on. Even though the financial sector hires a large number of people with strong mathematical science expertise, he thinks the level of mathematical knowledge in the finance world is still lower than it should be. As an example, he said that many people do not know the distinction between beta (the difference between an instrument’s performance and that of a relevant market) and volatility; they are related but different. He thinks finance will continue to be permeated by quantitative methods. Some of the skills that are necessary, in Dr. Simons’s view, include statistics (though not normally at the level of new research) and optimization, and good programming skill is essential.

Dr. Simons is concerned about the pool of U.S.-born people with strong skills in the mathematical sciences. The majority of people hired by Renaissance are non-Americans. Most are from Europe, China, and India, though most have gone through a U.S. graduate program, and the fraction of U.S.-born people hired is declining. He thinks he probably could have found an adequate number of U.S.-born people if pressed, but it would have required a lot of work. He worries that high school teaching in the United States is simply not good enough, even though our economy is increasingly dependent on mathematical models and data analysis.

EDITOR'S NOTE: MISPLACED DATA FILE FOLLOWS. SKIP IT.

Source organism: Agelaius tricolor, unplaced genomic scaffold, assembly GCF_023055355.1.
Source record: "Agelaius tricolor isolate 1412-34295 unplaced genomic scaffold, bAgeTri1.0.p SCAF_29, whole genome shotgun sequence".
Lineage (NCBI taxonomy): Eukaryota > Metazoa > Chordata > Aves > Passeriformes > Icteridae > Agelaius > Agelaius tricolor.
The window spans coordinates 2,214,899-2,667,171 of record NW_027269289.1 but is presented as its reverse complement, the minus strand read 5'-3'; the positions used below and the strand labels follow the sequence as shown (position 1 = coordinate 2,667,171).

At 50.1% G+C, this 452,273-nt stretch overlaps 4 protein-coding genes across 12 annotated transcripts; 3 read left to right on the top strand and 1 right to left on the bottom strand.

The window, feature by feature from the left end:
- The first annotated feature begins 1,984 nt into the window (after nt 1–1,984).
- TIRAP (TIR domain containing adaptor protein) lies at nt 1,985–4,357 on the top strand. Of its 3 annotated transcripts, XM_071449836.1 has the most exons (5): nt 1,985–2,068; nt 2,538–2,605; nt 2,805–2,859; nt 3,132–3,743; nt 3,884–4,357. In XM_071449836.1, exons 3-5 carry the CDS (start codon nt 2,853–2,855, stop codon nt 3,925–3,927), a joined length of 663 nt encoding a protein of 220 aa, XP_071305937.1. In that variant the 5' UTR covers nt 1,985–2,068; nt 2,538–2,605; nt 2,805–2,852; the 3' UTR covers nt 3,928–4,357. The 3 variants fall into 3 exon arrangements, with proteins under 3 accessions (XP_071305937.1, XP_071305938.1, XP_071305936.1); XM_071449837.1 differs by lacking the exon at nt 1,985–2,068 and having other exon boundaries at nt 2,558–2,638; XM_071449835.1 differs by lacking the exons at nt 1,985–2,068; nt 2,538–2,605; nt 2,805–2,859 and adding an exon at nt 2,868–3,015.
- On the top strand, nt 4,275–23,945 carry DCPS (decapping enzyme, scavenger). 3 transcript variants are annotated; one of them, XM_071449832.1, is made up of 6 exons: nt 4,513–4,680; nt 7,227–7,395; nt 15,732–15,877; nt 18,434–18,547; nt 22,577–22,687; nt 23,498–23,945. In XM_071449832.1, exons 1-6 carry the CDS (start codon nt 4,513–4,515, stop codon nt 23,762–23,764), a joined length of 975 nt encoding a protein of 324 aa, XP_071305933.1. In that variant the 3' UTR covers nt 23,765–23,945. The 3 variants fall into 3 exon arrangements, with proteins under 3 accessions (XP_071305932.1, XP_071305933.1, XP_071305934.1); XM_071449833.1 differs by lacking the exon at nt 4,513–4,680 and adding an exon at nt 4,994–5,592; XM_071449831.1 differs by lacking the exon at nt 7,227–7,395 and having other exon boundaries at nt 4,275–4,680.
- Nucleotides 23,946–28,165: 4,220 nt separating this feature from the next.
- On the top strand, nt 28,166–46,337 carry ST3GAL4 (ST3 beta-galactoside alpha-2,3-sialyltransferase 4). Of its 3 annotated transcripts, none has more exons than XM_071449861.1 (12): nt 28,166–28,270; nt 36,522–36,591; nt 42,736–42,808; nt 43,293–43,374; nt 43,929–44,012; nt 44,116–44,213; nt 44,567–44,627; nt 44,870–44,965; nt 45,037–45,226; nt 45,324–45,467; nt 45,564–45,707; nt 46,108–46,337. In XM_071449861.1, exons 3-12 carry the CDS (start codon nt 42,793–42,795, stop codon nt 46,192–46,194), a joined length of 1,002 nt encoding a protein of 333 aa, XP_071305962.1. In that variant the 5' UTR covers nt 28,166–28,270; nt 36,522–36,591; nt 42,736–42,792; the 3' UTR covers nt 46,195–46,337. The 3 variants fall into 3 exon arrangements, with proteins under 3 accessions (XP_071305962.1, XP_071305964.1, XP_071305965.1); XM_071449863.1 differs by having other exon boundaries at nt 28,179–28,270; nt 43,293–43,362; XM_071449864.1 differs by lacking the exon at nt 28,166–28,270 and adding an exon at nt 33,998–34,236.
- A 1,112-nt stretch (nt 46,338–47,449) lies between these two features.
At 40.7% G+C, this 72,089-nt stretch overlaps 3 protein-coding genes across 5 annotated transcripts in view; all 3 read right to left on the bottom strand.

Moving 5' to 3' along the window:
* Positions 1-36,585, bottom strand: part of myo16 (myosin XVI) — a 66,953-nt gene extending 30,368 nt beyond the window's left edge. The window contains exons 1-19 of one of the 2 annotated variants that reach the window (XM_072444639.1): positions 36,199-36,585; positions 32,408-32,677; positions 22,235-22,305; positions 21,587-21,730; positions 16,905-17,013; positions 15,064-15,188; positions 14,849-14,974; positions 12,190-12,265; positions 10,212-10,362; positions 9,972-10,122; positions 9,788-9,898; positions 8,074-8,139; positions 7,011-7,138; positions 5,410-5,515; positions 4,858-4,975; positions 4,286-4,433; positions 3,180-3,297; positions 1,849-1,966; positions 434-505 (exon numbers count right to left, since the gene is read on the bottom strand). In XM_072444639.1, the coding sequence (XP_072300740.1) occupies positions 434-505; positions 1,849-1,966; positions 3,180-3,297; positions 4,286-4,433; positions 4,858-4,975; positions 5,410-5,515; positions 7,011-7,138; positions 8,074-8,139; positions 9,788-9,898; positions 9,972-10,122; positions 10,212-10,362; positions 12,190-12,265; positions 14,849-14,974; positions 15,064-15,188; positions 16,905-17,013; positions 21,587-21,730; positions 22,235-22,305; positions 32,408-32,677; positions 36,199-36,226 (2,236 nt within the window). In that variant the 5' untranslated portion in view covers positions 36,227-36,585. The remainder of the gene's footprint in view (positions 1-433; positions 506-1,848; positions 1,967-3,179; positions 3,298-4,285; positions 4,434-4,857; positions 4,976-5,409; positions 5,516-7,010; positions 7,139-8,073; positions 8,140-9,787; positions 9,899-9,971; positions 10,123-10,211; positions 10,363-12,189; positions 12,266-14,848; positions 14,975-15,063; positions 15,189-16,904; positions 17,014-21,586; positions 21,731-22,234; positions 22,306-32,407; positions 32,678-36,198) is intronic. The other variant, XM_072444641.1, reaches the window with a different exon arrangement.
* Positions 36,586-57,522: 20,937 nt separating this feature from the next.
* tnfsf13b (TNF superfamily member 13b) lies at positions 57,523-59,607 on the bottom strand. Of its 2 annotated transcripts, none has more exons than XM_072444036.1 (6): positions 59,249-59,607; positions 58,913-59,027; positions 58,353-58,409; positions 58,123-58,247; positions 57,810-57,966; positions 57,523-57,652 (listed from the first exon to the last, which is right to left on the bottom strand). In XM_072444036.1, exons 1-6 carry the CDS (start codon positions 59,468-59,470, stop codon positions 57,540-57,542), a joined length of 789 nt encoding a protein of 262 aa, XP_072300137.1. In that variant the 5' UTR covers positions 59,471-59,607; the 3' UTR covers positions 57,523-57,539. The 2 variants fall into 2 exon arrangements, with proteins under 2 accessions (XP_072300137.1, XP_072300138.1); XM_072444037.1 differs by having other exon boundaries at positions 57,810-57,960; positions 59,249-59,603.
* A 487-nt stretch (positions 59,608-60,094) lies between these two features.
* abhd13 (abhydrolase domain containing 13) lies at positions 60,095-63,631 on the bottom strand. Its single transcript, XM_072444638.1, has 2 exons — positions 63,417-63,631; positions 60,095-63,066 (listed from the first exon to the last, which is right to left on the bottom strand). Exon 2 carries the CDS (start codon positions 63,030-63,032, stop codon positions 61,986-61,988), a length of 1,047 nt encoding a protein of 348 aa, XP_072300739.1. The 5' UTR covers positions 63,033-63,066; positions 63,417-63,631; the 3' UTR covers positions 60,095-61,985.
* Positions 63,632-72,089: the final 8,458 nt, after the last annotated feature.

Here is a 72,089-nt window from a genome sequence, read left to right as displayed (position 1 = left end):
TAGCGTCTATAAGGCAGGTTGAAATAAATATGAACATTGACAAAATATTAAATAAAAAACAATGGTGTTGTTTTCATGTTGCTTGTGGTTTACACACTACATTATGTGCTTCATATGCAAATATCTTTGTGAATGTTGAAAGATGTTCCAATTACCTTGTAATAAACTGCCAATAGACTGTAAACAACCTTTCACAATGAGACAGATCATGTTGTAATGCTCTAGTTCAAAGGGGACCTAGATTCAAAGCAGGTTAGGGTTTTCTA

Dr. Dietrich described the kinds of mathematical science opportunities she sees and the kind of people IBM-Watson would like to hire. She said that much of IBM’s business has become data-intensive, and numerical literacy is needed throughout the corporation. The mathematical sciences are increasingly central to economics, finance, business, and marketing, including areas such as risk assessment, game theory, and machine learning for marketing. But she noted that it is difficult to find enough people who have the ability to deal with large numerical data sets plus the ability to understand simple concepts such as range and variability. Many mathematical scientists at IBM must also operate as software developers, and they must be flexible enough to move from topic to topic.

She listed some qualifications that are especially valuable in her division, which employs over 300 people worldwide. It needs people with statistical expertise who are also are very computational. They should not rely on existing models and toolkits and should be comfortable working with messy data. The division needs people who are strong in discrete mathematics and able to extract understanding from big data sets. In her experience, most employees do not need to know calculus, and she would like to see more emphasis in the undergraduate curriculum on stochastic processes and large data. Programming ability is essential.

Mr. Bin Zafar presented impressions about the mathematical science skills that are important to the movie industry. (Similar skills are presumably important for the creation of computer games and computer-based training and simulation systems.) He showed the committee an example of



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